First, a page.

The conference is of special interest to college and university faculty, researchers, administrators, and practitioners in behavior analysis, psychology, general and special education, rehabilitation, public health, behavioral medicine, speech and language, social work, business, and human services. Undergraduate students, graduate students, and family members of individuals with special needs are also encouraged to attend.
The conference offers information, resources, and professional development opportunities for Board Certified Behavior Analysts(R), Board Certified Assistant Behavior Analysts(R), psychologists, marriage and family therapists, social workers, speech-language pathologists, general and special educators, students in those and related fields, and parents and/or consumers of behavior analysis services.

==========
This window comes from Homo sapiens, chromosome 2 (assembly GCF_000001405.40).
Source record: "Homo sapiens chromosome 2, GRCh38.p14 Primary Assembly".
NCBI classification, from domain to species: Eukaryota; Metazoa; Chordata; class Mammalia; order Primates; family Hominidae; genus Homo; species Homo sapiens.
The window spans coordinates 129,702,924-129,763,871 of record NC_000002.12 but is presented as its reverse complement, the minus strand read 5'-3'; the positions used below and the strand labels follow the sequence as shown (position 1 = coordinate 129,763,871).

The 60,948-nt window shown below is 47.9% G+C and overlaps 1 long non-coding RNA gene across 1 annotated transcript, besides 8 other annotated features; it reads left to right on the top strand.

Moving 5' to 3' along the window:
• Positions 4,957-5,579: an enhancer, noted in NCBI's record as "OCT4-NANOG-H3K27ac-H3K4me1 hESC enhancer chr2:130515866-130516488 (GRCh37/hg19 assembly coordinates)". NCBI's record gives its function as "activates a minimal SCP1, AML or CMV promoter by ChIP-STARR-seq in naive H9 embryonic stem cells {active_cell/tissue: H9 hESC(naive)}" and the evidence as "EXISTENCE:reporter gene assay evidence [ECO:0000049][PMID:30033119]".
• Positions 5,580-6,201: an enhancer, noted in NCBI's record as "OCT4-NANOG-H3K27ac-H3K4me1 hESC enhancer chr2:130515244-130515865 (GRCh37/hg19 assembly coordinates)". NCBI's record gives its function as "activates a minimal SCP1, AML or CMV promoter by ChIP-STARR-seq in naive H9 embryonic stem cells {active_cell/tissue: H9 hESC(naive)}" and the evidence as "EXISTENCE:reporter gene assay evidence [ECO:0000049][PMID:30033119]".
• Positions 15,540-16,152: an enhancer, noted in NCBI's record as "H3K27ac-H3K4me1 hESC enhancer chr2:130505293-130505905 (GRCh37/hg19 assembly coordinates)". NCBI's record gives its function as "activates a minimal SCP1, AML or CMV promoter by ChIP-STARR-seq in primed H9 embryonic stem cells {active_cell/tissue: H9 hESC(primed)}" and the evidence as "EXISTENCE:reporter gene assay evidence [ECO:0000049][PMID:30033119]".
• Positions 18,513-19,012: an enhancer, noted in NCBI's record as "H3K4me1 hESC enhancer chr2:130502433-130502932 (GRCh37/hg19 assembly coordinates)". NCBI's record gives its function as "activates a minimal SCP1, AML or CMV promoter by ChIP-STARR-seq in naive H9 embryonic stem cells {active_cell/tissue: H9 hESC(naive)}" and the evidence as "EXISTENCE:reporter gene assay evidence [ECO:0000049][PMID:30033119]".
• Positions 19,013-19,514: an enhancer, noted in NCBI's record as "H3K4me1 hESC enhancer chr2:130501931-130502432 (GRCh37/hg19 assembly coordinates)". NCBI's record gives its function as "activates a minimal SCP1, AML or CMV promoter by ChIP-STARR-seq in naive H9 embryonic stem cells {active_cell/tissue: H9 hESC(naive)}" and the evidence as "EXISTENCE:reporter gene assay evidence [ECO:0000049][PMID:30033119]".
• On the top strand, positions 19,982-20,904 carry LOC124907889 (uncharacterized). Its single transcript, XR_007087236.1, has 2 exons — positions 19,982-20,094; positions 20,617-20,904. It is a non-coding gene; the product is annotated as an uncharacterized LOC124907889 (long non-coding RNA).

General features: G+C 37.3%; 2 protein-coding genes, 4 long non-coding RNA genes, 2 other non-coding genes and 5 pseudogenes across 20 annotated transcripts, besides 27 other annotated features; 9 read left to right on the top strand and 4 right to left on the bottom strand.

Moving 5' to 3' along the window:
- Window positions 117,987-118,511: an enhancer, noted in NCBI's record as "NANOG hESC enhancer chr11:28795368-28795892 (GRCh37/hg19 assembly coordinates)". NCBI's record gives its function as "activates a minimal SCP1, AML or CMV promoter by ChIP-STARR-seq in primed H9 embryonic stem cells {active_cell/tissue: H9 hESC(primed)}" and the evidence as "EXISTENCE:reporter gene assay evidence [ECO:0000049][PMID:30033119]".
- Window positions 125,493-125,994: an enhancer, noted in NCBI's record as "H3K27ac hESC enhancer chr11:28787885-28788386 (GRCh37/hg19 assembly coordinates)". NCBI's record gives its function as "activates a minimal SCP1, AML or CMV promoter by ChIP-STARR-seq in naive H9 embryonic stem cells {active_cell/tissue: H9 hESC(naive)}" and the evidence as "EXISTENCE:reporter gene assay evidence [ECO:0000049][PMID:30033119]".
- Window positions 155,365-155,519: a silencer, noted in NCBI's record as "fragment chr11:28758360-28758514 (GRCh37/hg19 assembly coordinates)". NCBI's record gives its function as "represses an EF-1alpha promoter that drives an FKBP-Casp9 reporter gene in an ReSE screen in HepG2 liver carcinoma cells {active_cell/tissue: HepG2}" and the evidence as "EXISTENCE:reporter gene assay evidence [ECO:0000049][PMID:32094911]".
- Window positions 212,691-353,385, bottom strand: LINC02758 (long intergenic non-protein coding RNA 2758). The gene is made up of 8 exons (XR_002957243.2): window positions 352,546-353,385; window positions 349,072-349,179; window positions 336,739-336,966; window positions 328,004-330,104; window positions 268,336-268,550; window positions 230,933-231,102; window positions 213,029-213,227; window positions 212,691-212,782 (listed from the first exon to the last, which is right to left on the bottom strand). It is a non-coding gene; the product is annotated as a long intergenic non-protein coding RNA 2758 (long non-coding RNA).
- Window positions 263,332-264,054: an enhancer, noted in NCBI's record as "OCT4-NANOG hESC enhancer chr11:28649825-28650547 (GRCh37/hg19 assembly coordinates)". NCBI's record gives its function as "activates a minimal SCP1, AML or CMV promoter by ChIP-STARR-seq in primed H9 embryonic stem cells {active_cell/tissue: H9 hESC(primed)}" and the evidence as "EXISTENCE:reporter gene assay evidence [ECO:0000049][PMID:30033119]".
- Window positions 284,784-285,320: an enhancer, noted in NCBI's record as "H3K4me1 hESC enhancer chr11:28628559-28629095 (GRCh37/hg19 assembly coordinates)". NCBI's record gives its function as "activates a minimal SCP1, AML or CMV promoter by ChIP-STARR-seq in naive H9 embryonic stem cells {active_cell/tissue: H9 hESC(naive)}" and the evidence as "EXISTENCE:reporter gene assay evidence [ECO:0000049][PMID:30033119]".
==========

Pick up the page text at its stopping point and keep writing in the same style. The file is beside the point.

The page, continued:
2:45 – 3:45 PM
Expanding the Scope of Behavior Analysis. Presented by: Tony Biglan (CE: BACB 1.0)
Grand Ballroom B (LBCC)
Behavior Analysis has been foundational for a broad range of treatment and prevention interventions. However, there are reasons to believe that behavior analysts are not contributing to the improvement of societal wellbeing to the extent that B. F. Skinner envisioned in his seminal writings. In the past two years, I have spoken with hundreds of behavior analysts, many of whom expressed this kind of concern. I will summarize these concerns and suggest principles that might help behavior analysis as a field fulfill its promise to bring about unprecedented advances in human wellbeing. Specifically, I will suggest:• Changing the criteria regarding what a behavior analysts should know from one that restricts our focus to practices and methods that are explicitly labeled as “behavior analytic” to one that encourages behavior analysts to embrace any empirical evidence or methods that contribute to human wellbeing• Initiating much more empirical research on strategies for influencing climate change. • Forging alliances with other areas of behavioral science.